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For the Record, Pepperdine Magazine

For the Record

A group of Seaver students unite as alumni to elevate the level of praise and worship throughout Los Angeles

College graduation marks the beginning of a new journey, a life stage characterized by enthusiastic explorations of different paths. For a group of exceptionally gifted—and convicted—musicians at Seaver College, the separate roads on which each had chosen to travel fatefully brought them back together.


This band of music makers, now known as Well Collective, is the majority of the vocal and instrumental talent behind the 2016 album Covers—the very first record that features volunteer student worship leaders of The Well. Formed in fall 2012, The Well allows students to freely seek, commune with, and worship God together regardless of their religious affiliations or backgrounds.

The Thursday-night gatherings, held weekly at the Malibu campus and attended by an average of 300 students, facilitate praise and worship through live music, encouraging the crowds to participate in any way they feel moved.

These worship leaders were so passionate about making music for God that The Well’s worship director, Taylor Begert, felt inspired to honor their spirit of excellence by arranging to produce an album of one of their live worship services. Rather than a traditional studio recording, the project was designed to be a portable worship experience for Seaver students to continue to encounter God through the ministry of The Well wherever they go.

“We wanted to give the students on the record a tool that they could use when they went out into the world,” he explains of the musical and ministry talents that the soon-to-be working professionals could showcase to future employers.

After scouting possible locations with superior sound equipment, Begert and the students collaborated with the staff at Community Bible Church (where Begert also works as worship director) in Ventura County to create the live album of recognized modern Christian worship music. The recording session also commemorated the four years these students had spent together at The Well and marked the final time they would be able to worship together. With most of the participants anticipating the 15-song album to exude a sound typical of live recordings, hearing the occasional glitches on the record still exceeded their expectations of the final product.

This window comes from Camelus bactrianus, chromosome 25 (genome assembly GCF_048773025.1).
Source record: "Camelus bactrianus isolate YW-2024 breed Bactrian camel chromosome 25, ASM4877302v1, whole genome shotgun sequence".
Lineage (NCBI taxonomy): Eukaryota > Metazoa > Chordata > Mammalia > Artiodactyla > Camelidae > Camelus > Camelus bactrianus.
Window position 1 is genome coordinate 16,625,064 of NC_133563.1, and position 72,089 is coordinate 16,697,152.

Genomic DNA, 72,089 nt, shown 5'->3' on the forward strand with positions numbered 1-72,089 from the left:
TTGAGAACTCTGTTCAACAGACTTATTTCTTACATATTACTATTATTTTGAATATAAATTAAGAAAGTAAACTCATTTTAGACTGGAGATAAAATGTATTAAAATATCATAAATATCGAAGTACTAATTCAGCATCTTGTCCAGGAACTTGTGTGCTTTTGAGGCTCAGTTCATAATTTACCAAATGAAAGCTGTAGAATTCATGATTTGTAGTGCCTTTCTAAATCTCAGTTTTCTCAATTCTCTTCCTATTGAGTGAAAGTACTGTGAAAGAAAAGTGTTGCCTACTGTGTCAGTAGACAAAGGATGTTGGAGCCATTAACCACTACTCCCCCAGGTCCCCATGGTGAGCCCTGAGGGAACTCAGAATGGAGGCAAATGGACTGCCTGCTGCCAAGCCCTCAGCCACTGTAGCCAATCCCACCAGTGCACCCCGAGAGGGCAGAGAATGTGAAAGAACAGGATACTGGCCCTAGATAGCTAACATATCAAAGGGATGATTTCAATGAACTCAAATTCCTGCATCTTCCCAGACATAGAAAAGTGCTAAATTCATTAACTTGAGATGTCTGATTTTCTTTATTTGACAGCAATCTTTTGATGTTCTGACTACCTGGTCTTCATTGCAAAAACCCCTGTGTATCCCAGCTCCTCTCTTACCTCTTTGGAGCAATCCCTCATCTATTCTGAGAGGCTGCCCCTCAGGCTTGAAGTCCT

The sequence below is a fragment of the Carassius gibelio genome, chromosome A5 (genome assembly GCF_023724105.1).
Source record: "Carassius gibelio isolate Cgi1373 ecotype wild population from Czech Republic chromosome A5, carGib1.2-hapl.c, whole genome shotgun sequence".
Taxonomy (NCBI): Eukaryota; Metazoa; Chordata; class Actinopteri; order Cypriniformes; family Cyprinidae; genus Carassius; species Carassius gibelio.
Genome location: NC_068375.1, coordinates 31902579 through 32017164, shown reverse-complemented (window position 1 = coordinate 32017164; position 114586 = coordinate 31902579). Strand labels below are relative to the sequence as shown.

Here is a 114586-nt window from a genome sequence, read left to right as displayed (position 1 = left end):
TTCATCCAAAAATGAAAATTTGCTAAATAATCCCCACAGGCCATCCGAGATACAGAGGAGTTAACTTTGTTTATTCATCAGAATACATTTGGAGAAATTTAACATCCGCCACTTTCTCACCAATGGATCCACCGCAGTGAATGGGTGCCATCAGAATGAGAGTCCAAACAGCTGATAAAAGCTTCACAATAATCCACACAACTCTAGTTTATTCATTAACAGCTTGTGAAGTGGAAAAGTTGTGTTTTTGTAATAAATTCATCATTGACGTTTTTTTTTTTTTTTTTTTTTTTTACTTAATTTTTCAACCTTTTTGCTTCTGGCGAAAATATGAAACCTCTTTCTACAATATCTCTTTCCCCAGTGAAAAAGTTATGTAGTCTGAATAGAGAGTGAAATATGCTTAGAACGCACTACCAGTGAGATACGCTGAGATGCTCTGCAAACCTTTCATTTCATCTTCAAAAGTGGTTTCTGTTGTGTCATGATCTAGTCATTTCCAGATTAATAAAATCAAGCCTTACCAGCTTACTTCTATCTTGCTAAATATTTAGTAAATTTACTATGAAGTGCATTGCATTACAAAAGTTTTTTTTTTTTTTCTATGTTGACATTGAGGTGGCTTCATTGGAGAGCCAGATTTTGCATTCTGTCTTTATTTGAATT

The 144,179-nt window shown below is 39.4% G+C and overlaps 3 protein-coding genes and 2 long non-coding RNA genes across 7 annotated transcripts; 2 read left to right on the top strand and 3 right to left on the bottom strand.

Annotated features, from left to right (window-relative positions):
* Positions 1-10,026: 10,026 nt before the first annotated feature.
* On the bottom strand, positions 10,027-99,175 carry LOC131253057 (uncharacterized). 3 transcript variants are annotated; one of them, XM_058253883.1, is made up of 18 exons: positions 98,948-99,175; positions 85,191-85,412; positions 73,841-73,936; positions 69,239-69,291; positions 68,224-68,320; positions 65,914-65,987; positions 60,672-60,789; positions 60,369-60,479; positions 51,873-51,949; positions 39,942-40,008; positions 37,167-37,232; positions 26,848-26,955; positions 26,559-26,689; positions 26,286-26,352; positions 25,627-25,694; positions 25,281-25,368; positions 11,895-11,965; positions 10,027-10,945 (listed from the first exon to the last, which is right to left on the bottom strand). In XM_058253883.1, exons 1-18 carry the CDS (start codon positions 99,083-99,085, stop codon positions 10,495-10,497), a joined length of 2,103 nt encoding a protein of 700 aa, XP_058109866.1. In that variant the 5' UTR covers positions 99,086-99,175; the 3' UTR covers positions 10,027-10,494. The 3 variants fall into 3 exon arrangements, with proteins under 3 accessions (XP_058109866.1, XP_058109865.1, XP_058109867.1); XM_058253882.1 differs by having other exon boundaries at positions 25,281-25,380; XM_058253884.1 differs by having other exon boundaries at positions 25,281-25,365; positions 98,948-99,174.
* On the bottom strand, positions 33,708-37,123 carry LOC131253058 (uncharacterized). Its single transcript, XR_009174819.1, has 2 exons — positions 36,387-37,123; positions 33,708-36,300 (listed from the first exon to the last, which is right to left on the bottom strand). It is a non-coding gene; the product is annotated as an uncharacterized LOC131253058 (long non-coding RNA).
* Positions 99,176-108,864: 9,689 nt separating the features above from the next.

For guitar player Jacob Williams (’16), who also works as a recording engineer, accepting a less-than-perfect sound was out of the question. Upon hearing the album for the first time, he felt compelled to take the seemingly unfinished product to Revolver Recordings, the recording studio in Thousand Oaks, California, where he had just landed a job, to edit and remaster some of the vocals and instruments to significantly improve the sound quality.

Over the next six months, Williams invited each of the worship leaders to come into the studio to re-record their songs, patiently and professionally piecing all the parts of a musical puzzle together one sound at a time.

“Recording live presented many challenges,” recalls vocalist Christy Panchal (’16) of the worship service at Community Bible Church. “The live recording was a good starting point, but we spent a lot of time working on it in the studio. Jacob especially spent countless hours putting the album together.”

Bass player Wilson Howard (’16) remembers his time working on the project as “the best summer of life,” spending numerous nights working late in the recording studio with Williams to assist with tracking instrumentation that needed to be replaced or added throughout the album.

“Every moment in the studio was worship,” he recalls. “Whenever we were recording guitars or vocals, the priority was to praise the Lord with a joyful noise first and foremost and then to get a recording of it. We knew what we were making was more than just a list of songs—it’s a portable worship experience, and I think that comes across when you listen to it.”

Begert, who regards the album as “a collection of heartfelt moments designed to take you on a journey with the creator of the universe,” adds that every musical portion that made it to the record was genuinely created in authentic worship. In fact, when the students occasionally shifted their focus from worship to production during particular songs, the sound quality changed so much that those segments had to be re-recorded.

“I wasn’t thinking about singing; I was just worshiping,” he shares. “The vocals that you hear on the record are of the vocalist actually encountering Jesus.”

Panchal and Howard reveal that Well Collective is in the process of developing a second album, this time featuring all original music.

“It’s special to see how God grows everybody individually to make a very strong team,” says Panchal of the worship band. “It’s clear that we are all pursuing this together.”